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Trademark closes on 63-acre Waterside site in Fort Worth

Construction begins Oct. 20 on the development, to be anchored by a Whole Foods Market.

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UPDATE: $215M hotel, indoor ski project planned for Grand Prairie

Officials in Grand Prairie are expected later today to announce a $215 million project that will include a Hard Rock Hotel and an indoor ski facility.

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Two Fort Worth council members propose temporary single-family moratorium around TCU

The moratorium would apply to new permits for single-family homes around TCU, and give the city time to figure out what to do with a controversial proposed overlay in several neighborhoods around the university.

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Fresh Ebola fears hit airline stocks

DALLAS (AP) — News that a nurse diagnosed with Ebola flew on a plane full of passengers raised fear among airline investors that the scare over the virus could cause travelers to avoid flying.

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Landscape architect behind several TCU landmarks acquired

The Dallas design firm behind several Texas Christian University projects, as well as Globe Life Park in Arlington and AT&T Stadium, has been acquired by Rvi Planning + Landscape Architecture.

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Lawmakers advance new name for state energy agency

Add right column body text here.

MICHAEL BRICK,Associated Press

 

 


AUSTIN, Texas (AP) — Seeking to clarify the mission of the agency that primarily regulates the oil industry in Texas, state senators on Thursday approved a name change.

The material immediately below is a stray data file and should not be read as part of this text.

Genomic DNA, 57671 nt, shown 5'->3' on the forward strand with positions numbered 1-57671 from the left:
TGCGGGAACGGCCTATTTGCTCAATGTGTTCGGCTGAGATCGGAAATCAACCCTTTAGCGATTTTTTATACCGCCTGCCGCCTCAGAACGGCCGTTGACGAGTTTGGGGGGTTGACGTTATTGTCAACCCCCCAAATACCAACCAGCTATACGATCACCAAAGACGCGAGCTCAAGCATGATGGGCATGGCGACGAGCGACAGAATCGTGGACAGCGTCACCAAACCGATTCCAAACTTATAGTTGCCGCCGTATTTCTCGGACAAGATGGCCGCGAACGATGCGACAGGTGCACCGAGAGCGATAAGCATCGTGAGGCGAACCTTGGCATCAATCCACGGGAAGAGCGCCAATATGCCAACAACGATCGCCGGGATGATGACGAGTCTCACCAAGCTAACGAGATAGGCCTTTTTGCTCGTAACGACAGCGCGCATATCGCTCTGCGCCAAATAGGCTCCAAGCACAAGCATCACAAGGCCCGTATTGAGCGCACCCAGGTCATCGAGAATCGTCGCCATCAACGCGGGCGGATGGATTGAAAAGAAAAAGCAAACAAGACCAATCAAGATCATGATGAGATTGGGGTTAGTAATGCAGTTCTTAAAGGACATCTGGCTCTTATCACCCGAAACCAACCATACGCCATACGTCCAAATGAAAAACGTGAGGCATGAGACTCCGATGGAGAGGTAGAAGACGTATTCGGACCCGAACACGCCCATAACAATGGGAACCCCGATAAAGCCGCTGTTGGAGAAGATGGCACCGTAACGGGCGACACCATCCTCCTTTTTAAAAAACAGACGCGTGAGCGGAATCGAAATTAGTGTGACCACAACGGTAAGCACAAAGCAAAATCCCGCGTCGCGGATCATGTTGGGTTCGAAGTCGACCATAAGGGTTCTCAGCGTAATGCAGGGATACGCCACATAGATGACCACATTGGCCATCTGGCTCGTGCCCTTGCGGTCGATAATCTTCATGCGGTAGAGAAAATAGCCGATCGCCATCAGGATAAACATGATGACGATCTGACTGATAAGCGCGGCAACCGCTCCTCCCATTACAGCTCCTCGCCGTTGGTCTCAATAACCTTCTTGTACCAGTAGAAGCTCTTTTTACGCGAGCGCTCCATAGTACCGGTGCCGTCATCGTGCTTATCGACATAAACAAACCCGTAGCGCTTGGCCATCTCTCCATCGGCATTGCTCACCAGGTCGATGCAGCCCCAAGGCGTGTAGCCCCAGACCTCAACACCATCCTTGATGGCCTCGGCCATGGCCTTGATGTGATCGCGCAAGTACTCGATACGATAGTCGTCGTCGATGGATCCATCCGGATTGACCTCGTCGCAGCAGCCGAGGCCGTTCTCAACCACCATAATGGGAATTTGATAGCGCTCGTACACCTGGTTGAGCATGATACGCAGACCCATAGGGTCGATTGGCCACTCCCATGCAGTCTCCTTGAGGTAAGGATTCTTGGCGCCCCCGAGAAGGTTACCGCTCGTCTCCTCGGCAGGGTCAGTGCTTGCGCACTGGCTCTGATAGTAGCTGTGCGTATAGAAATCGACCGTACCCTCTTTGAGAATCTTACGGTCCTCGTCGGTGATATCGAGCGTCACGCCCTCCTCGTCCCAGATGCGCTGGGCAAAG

Under a bill unanimously approved by the Texas Senate, the Railroad Commission would become the Texas Energy Resources Commission.

Founded in 1891 to regulate the railroads, the agency quickly extended its powers amid the big oil discoveries of the early 20th century. It has become a powerful national force influencing oil supplies and prices.

Last year, in a review of the agency's work, state analysts from the Sunset Advisory Commission reported significant new challenges on the horizon with the expansion of the drilling technique known as hydraulic fracturing. They included complex matters of safety, pollution and the potential for damage to state infrastructure. But they opened their report with a more pedestrian issue.

"Despite its misleading name, the Railroad Commission of Texas regulates the state's oil and gas industry and has nothing to do with railroads," the analysts wrote. "The clarity of its name matters now more than ever as the Commission's job takes center stage in overseeing an unprecedented expansion of oil and natural gas drilling in the state."

While the bill would also give the commission new powers to charge fees and enforce regulations, senators seemed more concerned with the name issue.

Sen. Craig Estes, R-Wichita Falls, offered an amendment that would have changed the name to the Texas Energy Commission.

"I think it's shorter and cleaner," he said.

But he withdrew his amendment, deferring to a different name idea from Sen. Glenn Hegar, R-Katy, who suggested the Texas Department of Oil and Gas.

After a series of closely contested votes, during which the chamber grew uncharacteristically quiet, Sen. Robert Nichols, R-Jacksonville, managed to win the day on behalf of his favored name.

The proposal still must gain the approval of the House.

The new name, Nichols wrote in a bill analysis, should reduce confusion among voters.


 

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